Highway Contract Routes (HCR) are used to transport mail between plants, post offices, or other designated points where mail is received or dispatched. In fiscal year (FY) 2015, the U.S. Postal Service spent about $2.9 billion on about 8,200 HCR transportation contracts.
HCRs are the Postal Service’s largest single group of contracts managed by the Network Operations, Delivery Operations, and Supply Management groups. Transportation and network specialists (TANS) and postmasters develop HCR schedules to meet operational requirements and perform administrative functions, which include conducting required route surveys (reviews) for HCR contract renewals.
Contracting officers (CO) and the Transportation Category Management Teams (TCMT) are in Largo, MD, Windsor, CT, Denver, CO, Memphis, TN, and Tacoma, WA; with a satellite office in San Juan, Puerto Rico. These groups administer the HCR contracts.
Postal Service policy, Management Instruction SP-CS-2009-1, Conducting Highway Contract Route Surveys, requires the assigned administrative official (AO) to survey routes during the fall of the year before the contract expires. The purpose of the survey is to obtain current and accurate route information. These route surveys help COs and TCMTs determine route continuations and adjustments, truck requirements, and operational changes that can affect HCR costs.
Our objective was to determine the effective use and management of HCR surveys by the Eastern Transportation Category Management Team. This is one in a series of projects on HCR oversight.
What the OIG Found
We found that the AOs rarely completed HCR surveys and the Eastern TCMT never used them as required for contract renewals.
We statistically selected 176 of the 1,174 renewed HCR contracts for calendar years (CY) 2014 and 2015 in the Eastern TCMT. We reviewed both the hard copy and electronically maintained contract files and did not locate any HCR surveys for the 176 sampled contracts. The responsible CO could not provide copies of any of these surveys and indicated that none were received from area offices.
We also contacted 86 AOs responsible for conducting HCR surveys for the 176 sampled contracts to determine the total number of HCR surveys completed. These AOs reported that 60 HCR surveys were completed; however, they could only provide documents to support 17 completed HCR surveys. The remaining 159 HCR surveys, or 90 percent, were not completed as required. Furthermore, the 17 or 10 percent completed HCR surveys were not in the HCR contract files. Consequently, COs for the Eastern TCMT renewed HCR contracts we reviewed without any completed surveys.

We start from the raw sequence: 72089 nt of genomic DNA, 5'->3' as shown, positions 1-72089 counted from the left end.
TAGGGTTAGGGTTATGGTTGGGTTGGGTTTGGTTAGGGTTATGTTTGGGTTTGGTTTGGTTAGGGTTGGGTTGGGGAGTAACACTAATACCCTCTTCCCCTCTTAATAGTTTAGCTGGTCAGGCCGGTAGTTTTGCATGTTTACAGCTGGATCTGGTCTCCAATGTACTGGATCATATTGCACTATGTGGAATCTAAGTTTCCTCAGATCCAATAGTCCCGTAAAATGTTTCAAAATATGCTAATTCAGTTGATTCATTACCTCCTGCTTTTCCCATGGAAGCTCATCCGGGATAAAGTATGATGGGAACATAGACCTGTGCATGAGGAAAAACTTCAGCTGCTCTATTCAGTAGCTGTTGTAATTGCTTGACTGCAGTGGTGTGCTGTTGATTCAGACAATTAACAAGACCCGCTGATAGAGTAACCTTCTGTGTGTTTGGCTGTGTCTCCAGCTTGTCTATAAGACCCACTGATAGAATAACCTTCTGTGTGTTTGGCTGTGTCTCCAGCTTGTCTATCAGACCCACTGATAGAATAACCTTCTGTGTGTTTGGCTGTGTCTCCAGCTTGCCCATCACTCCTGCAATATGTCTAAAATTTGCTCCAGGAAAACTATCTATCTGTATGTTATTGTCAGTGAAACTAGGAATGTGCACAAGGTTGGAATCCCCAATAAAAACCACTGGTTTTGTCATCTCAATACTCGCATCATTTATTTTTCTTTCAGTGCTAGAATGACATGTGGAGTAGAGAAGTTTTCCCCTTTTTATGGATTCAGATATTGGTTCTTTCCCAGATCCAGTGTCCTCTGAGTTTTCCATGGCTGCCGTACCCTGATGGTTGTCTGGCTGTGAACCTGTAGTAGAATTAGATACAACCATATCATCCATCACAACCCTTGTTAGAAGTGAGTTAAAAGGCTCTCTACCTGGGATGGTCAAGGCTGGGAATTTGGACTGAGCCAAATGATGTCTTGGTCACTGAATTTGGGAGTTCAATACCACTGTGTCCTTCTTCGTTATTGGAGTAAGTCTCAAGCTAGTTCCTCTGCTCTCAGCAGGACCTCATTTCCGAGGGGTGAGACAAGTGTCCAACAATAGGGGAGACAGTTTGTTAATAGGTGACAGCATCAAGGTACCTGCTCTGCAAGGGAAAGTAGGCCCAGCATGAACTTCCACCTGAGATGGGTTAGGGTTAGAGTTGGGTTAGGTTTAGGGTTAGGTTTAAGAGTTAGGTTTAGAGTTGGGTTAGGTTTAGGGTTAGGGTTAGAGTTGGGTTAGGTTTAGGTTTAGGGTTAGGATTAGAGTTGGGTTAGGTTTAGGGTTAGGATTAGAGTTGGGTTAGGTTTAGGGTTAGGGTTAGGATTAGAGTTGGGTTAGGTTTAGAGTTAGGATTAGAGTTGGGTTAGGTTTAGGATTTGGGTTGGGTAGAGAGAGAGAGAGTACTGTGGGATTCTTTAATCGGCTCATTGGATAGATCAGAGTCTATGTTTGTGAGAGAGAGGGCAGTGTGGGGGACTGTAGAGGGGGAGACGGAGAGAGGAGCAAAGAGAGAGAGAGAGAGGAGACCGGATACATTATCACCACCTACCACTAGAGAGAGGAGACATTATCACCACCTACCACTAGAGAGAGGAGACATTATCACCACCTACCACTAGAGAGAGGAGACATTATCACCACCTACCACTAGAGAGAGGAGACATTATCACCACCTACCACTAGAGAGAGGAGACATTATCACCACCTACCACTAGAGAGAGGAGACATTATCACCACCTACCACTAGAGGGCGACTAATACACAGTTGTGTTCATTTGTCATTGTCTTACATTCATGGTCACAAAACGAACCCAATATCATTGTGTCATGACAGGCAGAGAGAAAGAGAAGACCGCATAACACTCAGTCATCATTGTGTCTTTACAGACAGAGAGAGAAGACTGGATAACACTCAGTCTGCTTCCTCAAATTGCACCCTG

This occurred because 40 percent of the AOs were not familiar with the requirement or the process. Further, 57 percent were not conducting HCR surveys due to a lack of training and management oversight. In addition, there is no central management tool available to AOs or COs to track completion of HCR surveys.
The Postal Service issued an HCR survey policy in January 2009, but has not updated it to accurately reflect current organizational structure, job titles, roles, and responsibilities. Therefore, there is no clear guidance for AOs, area managers, Network Operations personnel, district managers, COs, or TCMT specialists on their current roles and responsibilities for conducting HCR surveys. The CO for the Eastern TCMT confirmed during the audit that they do not follow up or wait for the HCR surveys for contract renewals.
As a result, we estimated the Postal Service incurred unsupported questioned costs for HCR contracts of about $109.1 million in CY 2014 and $128.1 million in CY 2015 because the required contract renewal HCR surveys were not completed.
What the OIG Recommended
We recommended management establish formalized annual AO training for conducting and completing HCR surveys; develop a centralized management tool for AOs to report and COs to manage HCR survey compliance; update policies to reflect current job titles, roles, and responsibilities; and provide for annual updates.